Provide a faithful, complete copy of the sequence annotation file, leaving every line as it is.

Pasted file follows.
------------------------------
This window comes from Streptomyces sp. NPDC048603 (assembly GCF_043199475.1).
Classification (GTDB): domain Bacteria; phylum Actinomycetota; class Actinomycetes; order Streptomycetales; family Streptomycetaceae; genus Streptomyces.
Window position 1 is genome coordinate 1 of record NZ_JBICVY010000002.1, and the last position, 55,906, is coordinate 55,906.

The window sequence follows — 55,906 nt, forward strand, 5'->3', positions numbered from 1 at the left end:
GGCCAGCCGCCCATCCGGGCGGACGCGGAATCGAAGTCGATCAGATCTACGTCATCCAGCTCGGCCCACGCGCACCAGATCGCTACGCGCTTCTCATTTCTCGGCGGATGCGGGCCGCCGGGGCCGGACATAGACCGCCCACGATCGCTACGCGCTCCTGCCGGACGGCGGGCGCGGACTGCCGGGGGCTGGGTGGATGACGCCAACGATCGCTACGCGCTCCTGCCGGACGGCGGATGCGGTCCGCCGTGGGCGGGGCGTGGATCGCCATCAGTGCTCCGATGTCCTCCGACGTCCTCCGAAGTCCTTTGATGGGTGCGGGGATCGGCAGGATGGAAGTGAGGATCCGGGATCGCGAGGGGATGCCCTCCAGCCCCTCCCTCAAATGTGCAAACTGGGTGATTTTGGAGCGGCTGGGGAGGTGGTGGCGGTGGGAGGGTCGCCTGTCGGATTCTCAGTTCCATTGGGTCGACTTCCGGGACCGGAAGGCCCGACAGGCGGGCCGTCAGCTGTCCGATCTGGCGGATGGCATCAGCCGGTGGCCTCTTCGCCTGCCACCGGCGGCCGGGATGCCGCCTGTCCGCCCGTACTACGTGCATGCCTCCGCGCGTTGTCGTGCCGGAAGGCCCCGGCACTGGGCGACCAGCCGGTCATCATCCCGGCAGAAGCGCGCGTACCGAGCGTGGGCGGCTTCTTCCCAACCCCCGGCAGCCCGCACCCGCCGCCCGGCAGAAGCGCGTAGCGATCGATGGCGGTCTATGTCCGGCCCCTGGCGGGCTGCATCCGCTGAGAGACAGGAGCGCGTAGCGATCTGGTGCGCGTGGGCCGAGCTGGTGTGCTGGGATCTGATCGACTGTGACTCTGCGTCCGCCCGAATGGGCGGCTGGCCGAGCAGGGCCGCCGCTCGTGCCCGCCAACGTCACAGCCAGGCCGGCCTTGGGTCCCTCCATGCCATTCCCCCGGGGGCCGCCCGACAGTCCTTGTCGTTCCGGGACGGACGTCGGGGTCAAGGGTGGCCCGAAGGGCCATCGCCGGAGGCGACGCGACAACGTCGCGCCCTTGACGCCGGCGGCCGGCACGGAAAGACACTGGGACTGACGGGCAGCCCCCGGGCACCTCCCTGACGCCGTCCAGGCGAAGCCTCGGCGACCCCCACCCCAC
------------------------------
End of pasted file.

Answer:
This window comes from Streptomyces sp. NPDC048603 (assembly GCF_043199475.1).
Classification (GTDB): domain Bacteria; phylum Actinomycetota; class Actinomycetes; order Streptomycetales; family Streptomycetaceae; genus Streptomyces.
Window position 1 is genome coordinate 1 of record NZ_JBICVY010000002.1, and the last position, 55,906, is coordinate 55,906.

The window sequence follows — 55,906 nt, forward strand, 5'->3', positions numbered from 1 at the left end:
GGCCAGCCGCCCATCCGGGCGGACGCGGAATCGAAGTCGATCAGATCTACGTCATCCAGCTCGGCCCACGCGCACCAGATCGCTACGCGCTTCTCATTTCTCGGCGGATGCGGGCCGCCGGGGCCGGACATAGACCGCCCACGATCGCTACGCGCTCCTGCCGGACGGCGGGCGCGGACTGCCGGGGGCTGGGTGGATGACGCCAACGATCGCTACGCGCTCCTGCCGGACGGCGGATGCGGTCCGCCGTGGGCGGGGCGTGGATCGCCATCAGTGCTCCGATGTCCTCCGACGTCCTCCGAAGTCCTTTGATGGGTGCGGGGATCGGCAGGATGGAAGTGAGGATCCGGGATCGCGAGGGGATGCCCTCCAGCCCCTCCCTCAAATGTGCAAACTGGGTGATTTTGGAGCGGCTGGGGAGGTGGTGGCGGTGGGAGGGTCGCCTGTCGGATTCTCAGTTCCATTGGGTCGACTTCCGGGACCGGAAGGCCCGACAGGCGGGCCGTCAGCTGTCCGATCTGGCGGATGGCATCAGCCGGTGGCCTCTTCGCCTGCCACCGGCGGCCGGGATGCCGCCTGTCCGCCCGTACTACGTGCATGCCTCCGCGCGTTGTCGTGCCGGAAGGCCCCGGCACTGGGCGACCAGCCGGTCATCATCCCGGCAGAAGCGCGCGTACCGAGCGTGGGCGGCTTCTTCCCAACCCCCGGCAGCCCGCACCCGCCGCCCGGCAGAAGCGCGTAGCGATCGATGGCGGTCTATGTCCGGCCCCTGGCGGGCTGCATCCGCTGAGAGACAGGAGCGCGTAGCGATCTGGTGCGCGTGGGCCGAGCTGGTGTGCTGGGATCTGATCGACTGTGACTCTGCGTCCGCCCGAATGGGCGGCTGGCCGAGCAGGGCCGCCGCTCGTGCCCGCCAACGTCACAGCCAGGCCGGCCTTGGGTCCCTCCATGCCATTCCCCCGGGGGCCGCCCGACAGTCCTTGTCGTTCCGGGACGGACGTCGGGGTCAAGGGTGGCCCGAAGGGCCATCGCCGGAGGCGACGCGACAACGTCGCGCCCTTGACGCCGGCGGCCGGCACGGAAAGACACTGGGACTGACGGGCAGCCCCCGGGCACCTCCCTGACGCCGTCCAGGCGAAGCCTCGGCGACCCCCACCCCAC